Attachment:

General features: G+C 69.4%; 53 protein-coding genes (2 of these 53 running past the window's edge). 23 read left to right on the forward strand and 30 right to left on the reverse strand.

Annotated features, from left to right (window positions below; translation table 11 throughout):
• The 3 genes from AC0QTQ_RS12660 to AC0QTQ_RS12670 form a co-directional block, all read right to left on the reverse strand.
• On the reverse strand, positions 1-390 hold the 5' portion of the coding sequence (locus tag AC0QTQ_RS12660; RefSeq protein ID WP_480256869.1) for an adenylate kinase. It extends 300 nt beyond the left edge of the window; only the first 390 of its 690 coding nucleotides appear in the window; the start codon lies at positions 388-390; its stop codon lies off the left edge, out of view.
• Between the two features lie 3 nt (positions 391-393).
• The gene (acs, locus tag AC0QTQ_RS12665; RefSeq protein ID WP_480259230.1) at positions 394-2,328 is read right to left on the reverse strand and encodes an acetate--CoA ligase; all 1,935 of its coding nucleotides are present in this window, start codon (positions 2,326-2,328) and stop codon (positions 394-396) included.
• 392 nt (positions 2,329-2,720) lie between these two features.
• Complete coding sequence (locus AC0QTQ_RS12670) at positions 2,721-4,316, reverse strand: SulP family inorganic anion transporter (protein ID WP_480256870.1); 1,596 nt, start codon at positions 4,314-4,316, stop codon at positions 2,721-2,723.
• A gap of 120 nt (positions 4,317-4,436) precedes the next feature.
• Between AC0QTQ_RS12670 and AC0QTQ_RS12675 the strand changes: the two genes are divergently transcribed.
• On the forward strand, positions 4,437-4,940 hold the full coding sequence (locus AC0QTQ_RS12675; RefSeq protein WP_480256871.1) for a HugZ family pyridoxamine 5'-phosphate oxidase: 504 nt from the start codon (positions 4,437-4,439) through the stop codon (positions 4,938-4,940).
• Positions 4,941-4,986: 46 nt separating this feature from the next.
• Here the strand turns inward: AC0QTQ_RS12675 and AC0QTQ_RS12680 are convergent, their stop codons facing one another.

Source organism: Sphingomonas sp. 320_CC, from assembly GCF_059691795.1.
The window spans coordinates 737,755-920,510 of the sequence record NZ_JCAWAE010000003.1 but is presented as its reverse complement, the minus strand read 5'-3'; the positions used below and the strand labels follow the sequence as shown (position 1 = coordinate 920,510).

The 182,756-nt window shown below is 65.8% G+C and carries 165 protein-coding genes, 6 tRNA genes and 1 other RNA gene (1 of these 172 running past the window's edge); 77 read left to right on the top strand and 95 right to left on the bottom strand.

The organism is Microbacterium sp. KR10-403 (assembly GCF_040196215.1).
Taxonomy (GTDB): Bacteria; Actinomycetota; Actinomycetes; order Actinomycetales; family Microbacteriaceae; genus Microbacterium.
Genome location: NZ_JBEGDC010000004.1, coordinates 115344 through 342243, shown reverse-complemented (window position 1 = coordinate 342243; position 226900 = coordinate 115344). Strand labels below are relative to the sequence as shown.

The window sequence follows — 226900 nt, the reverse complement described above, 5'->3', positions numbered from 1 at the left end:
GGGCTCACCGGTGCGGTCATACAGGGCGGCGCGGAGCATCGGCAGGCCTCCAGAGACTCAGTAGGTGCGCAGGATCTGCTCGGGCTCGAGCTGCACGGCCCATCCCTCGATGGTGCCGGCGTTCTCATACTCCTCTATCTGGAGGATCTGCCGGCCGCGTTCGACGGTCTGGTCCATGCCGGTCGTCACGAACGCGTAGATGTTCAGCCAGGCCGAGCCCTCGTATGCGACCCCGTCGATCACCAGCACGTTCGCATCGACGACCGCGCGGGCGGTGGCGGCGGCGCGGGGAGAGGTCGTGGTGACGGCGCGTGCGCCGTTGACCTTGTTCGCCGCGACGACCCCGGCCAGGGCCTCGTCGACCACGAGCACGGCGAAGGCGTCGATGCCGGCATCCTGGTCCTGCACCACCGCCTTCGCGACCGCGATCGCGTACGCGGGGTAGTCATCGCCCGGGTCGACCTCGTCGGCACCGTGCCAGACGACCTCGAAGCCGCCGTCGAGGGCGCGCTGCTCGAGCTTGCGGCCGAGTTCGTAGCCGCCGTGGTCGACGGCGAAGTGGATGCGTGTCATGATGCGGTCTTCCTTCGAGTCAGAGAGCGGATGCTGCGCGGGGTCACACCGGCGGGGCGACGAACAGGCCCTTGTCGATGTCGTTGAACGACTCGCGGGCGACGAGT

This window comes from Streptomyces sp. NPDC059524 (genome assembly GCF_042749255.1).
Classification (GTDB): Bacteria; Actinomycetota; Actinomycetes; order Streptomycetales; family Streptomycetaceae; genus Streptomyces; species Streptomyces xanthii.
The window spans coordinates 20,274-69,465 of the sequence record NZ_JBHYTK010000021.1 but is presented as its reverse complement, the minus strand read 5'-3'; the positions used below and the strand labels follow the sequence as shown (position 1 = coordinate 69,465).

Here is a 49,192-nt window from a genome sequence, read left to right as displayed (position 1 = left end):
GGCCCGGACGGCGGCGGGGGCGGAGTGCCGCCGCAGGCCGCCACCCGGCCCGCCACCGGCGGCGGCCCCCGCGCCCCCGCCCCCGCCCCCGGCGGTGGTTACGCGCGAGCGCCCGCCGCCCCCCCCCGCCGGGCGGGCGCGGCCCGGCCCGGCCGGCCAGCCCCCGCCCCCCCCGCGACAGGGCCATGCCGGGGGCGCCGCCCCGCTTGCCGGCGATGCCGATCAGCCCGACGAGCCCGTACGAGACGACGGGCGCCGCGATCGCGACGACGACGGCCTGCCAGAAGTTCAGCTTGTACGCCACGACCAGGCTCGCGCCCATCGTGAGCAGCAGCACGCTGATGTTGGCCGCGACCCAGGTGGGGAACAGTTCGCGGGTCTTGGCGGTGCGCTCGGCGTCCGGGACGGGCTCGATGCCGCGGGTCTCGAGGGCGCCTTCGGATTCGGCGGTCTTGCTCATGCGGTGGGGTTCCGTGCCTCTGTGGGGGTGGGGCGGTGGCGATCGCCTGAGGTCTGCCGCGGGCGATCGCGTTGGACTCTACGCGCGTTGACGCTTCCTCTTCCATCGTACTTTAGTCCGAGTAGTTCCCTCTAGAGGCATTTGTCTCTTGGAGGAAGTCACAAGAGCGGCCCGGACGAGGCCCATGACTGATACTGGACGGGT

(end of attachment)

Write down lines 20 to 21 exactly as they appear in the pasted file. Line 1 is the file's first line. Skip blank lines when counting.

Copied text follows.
The window sequence follows — 226900 nt, the reverse complement described above, 5'->3', positions numbered from 1 at the left end:
GGGCTCACCGGTGCGGTCATACAGGGCGGCGCGGAGCATCGGCAGGCCTCCAGAGACTCAGTAGGTGCGCAGGATCTGCTCGGGCTCGAGCTGCACGGCCCATCCCTCGATGGTGCCGGCGTTCTCATACTCCTCTATCTGGAGGATCTGCCGGCCGCGTTCGACGGTCTGGTCCATGCCGGTCGTCACGAACGCGTAGATGTTCAGCCAGGCCGAGCCCTCGTATGCGACCCCGTCGATCACCAGCACGTTCGCATCGACGACCGCGCGGGCGGTGGCGGCGGCGCGGGGAGAGGTCGTGGTGACGGCGCGTGCGCCGTTGACCTTGTTCGCCGCGACGACCCCGGCCAGGGCCTCGTCGACCACGAGCACGGCGAAGGCGTCGATGCCGGCATCCTGGTCCTGCACCACCGCCTTCGCGACCGCGATCGCGTACGCGGGGTAGTCATCGCCCGGGTCGACCTCGTCGGCACCGTGCCAGACGACCTCGAAGCCGCCGTCGAGGGCGCGCTGCTCGAGCTTGCGGCCGAGTTCGTAGCCGCCGTGGTCGACGGCGAAGTGGATGCGTGTCATGATGCGGTCTTCCTTCGAGTCAGAGAGCGGATGCTGCGCGGGGTCACACCGGCGGGGCGACGAACAGGCCCTTGTCGATGTCGTTGAACGACTCGCGGGCGACGAGT